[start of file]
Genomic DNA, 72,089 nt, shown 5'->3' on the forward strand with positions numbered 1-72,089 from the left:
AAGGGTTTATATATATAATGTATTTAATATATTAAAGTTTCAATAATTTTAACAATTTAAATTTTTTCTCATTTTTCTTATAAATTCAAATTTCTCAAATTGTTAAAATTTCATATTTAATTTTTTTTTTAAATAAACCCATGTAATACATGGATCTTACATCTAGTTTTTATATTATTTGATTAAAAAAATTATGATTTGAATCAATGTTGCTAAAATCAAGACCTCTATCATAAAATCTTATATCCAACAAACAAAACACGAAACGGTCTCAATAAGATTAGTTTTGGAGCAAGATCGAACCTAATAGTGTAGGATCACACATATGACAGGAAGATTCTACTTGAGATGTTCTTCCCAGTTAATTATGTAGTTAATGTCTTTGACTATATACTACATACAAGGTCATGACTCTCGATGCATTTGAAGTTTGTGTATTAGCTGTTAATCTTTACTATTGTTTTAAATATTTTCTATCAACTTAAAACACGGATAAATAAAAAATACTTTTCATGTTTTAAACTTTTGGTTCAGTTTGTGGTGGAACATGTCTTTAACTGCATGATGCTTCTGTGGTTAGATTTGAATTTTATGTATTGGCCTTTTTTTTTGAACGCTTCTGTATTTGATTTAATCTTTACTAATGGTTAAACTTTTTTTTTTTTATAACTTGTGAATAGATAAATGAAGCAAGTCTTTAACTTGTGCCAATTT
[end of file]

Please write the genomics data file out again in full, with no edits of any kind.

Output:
Genomic DNA, 72,089 nt, shown 5'->3' on the forward strand with positions numbered 1-72,089 from the left:
AAGGGTTTATATATATAATGTATTTAATATATTAAAGTTTCAATAATTTTAACAATTTAAATTTTTTCTCATTTTTCTTATAAATTCAAATTTCTCAAATTGTTAAAATTTCATATTTAATTTTTTTTTTAAATAAACCCATGTAATACATGGATCTTACATCTAGTTTTTATATTATTTGATTAAAAAAATTATGATTTGAATCAATGTTGCTAAAATCAAGACCTCTATCATAAAATCTTATATCCAACAAACAAAACACGAAACGGTCTCAATAAGATTAGTTTTGGAGCAAGATCGAACCTAATAGTGTAGGATCACACATATGACAGGAAGATTCTACTTGAGATGTTCTTCCCAGTTAATTATGTAGTTAATGTCTTTGACTATATACTACATACAAGGTCATGACTCTCGATGCATTTGAAGTTTGTGTATTAGCTGTTAATCTTTACTATTGTTTTAAATATTTTCTATCAACTTAAAACACGGATAAATAAAAAATACTTTTCATGTTTTAAACTTTTGGTTCAGTTTGTGGTGGAACATGTCTTTAACTGCATGATGCTTCTGTGGTTAGATTTGAATTTTATGTATTGGCCTTTTTTTTTGAACGCTTCTGTATTTGATTTAATCTTTACTAATGGTTAAACTTTTTTTTTTTTATAACTTGTGAATAGATAAATGAAGCAAGTCTTTAACTTGTGCCAATTT